The Basingstoke Gang Show

The Haymarket Theatre until Saturday, February 20

THE 25th cast of The Basingstoke Gang Show have been entertaining audiences at The Haymarket Theatre since last Thursday with a high-energy performance full of variety.

The show features songs, dancing and comedy sketches performed by 64 cubs, scouts, guides and leaders, with music from all genres, from current artists such as Jess Glynne to pop legends Queen.

This year’s theme is games, with one sketch based on the tv game show Mastermind.

Acts range from whacky to completely bizarre, and some had the children in the audience in hysterics as they giggled their way through the first half.

The audience was mesmerised as a dancing pair performed a contemporary routine to Ed Sheeran’s Thinking Out Loud, sung beautifully by one of the female cast members.

But the highlight of the first half, if not the entire show, was a teenage boy wearing a multi-coloured outfit, lip-sinking and acting to a medley of love-songs. It was comedy genius and the whole auditorium was in stitches, laughing out loud throughout.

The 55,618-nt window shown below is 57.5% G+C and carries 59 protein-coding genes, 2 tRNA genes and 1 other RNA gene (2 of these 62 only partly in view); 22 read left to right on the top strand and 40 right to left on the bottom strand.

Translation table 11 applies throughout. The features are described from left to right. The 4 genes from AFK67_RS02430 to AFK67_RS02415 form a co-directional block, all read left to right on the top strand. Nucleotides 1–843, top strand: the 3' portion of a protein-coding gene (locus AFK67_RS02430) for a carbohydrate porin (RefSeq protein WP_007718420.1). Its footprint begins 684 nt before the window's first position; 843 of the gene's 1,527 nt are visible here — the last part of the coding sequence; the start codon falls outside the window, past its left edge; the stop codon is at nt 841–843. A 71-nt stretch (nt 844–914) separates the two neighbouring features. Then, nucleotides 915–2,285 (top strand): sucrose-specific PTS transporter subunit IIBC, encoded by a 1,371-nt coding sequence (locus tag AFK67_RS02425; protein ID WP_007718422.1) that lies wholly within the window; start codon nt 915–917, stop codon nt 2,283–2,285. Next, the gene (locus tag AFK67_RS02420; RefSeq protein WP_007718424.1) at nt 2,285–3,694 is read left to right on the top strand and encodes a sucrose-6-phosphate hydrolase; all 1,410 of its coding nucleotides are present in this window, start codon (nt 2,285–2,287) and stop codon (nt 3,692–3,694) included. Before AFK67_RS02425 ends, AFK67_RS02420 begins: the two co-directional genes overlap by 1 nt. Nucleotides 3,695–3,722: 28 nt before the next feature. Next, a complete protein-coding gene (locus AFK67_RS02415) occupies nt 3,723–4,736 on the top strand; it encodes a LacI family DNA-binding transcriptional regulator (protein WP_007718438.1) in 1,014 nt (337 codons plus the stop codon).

Songs from the musical Mary Poppins were a delight to watch and listen to, particularly those performed by the characters Jane and Michael Banks who delivered a charming and perfected performance.

The second half featured a talented group of acapella performers, who sang a medley of hits from the decades.

There was enormous variety on show and the cast displayed a wide range of talents, including roller-skating, tap-dancing and even trampoline jumping, all incorporated into the show.

The finale took on a personal note, with words from the cast members projected onto the stage, such as “I have made friends for life” and “This has given me the opportunity to do what I love” as the performers sang Jesse J’s Flashlight wearing their full uniforms.

There were cheers and a huge round-of-applause as relatives and friends of cast members in the audience showed enormous pride in the young actors, who have obviously worked very hard to prepare for the anniversary show.

This year's show is raising money for Sightsavers and Naomi House and Jacksplace hospices.

The audience are invited to make a donation at the end of the performance, with funds being split between the international charity Sightsavers, which works to prevent and cure avoidable blindness, and the Sutton Scotney charity Naomi House Hospice, which provides expert care to life-limited and life-threatened children.

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